What is the difference between envelopes with and without windows?
Window envelopes have a clear area on the front to allow the address from inside the letter to be seen, this is to save writing out every address individually.
Many businesses deal with a constant flow of internal and external mail on a daily basis, employing dedicated teams or departments specifically to organise mail. Well maybe it's time to free up some people power and finances by using envelopes with windows. This will eliminate the need for hand-addressing envelopes and printing address labels which both costs money and time.
The first windowed envelope was created by a man named A F Callahan from Chicago. He filed a patent for the window envelope on June 10th 1902 and described his invention as an envelope with holes for viewing the letter contents inside. The first windows were made from a lightly waxed rice paper which later developed to windows made from glassine, a shiny and almost transparent paper. Today, windows are made using clear plastic and often recycled and biodegradable corn options.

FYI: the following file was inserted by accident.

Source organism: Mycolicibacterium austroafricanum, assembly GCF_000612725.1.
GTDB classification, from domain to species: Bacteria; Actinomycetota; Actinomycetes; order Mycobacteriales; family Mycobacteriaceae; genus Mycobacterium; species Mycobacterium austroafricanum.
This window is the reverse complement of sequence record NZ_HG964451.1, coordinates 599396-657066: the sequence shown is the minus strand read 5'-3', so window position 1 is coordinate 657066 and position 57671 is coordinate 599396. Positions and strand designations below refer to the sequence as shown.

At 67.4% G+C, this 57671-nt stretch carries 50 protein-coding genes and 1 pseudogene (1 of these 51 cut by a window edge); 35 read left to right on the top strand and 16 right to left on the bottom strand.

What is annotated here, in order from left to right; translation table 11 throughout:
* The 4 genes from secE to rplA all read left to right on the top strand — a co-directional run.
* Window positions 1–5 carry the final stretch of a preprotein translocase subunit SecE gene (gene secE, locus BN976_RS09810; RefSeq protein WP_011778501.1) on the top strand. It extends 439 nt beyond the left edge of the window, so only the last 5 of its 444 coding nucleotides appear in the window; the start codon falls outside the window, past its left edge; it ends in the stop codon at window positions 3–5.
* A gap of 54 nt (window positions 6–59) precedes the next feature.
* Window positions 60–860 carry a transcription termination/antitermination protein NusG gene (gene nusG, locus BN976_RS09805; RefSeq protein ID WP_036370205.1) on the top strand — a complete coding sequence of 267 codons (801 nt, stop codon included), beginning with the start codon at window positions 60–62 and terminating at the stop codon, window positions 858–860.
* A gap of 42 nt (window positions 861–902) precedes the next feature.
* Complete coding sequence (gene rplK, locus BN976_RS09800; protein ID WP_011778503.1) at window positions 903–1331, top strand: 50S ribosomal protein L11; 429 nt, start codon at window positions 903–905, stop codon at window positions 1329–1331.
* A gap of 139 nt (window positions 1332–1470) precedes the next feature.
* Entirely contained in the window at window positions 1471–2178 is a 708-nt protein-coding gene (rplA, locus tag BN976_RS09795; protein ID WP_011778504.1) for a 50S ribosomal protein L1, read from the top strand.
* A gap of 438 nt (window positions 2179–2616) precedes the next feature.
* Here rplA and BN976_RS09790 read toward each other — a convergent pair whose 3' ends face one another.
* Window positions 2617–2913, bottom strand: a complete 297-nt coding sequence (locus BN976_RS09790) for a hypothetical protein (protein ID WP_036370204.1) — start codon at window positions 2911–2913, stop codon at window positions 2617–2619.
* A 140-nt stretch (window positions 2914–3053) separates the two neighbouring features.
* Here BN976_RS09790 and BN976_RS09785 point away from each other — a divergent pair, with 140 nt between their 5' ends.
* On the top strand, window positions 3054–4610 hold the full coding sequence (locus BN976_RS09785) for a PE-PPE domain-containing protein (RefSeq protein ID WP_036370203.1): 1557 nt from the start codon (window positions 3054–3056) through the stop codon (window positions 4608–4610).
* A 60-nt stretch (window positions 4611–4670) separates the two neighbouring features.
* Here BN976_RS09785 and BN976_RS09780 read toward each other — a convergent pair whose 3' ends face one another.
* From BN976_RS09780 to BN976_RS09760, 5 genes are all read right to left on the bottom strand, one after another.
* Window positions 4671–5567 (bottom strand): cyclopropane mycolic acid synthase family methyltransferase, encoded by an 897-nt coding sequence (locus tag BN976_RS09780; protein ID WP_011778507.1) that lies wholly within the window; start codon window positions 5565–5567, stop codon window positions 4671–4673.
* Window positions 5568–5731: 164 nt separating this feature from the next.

Callahan's invention also meant that envelopes could be printed in colour, which is now a successful marketing method due to its attention grabbing properties. A new thinking is that the space saved on window envelopes can be used to market companies, advertising special offers and new products encapsulated in an eye catching message, font and colour.
This table shows the sizes of envelopes and where the window is situated and also its size, there are multiple copies of "DL" and "C4" due to both of these size envelopes having windows in more than one place and size.
|Size of envelope||Window Positition (mm)||Window Size (mm)|
|89 x 152||Central||32 x 114|
|C6||19 in, 18 up||39 x 93|
|DL||19 in, 18 up||39 x 93|
|DL||18 in, 22 up||39 x 93|
|DL||53 in, 19 up||93 x 39|
|C5||62 in, 25 up||100 x 40|
|C4||25 in, 213 up||40 x 100|
|C4||60 in, 15 up||90 x 45|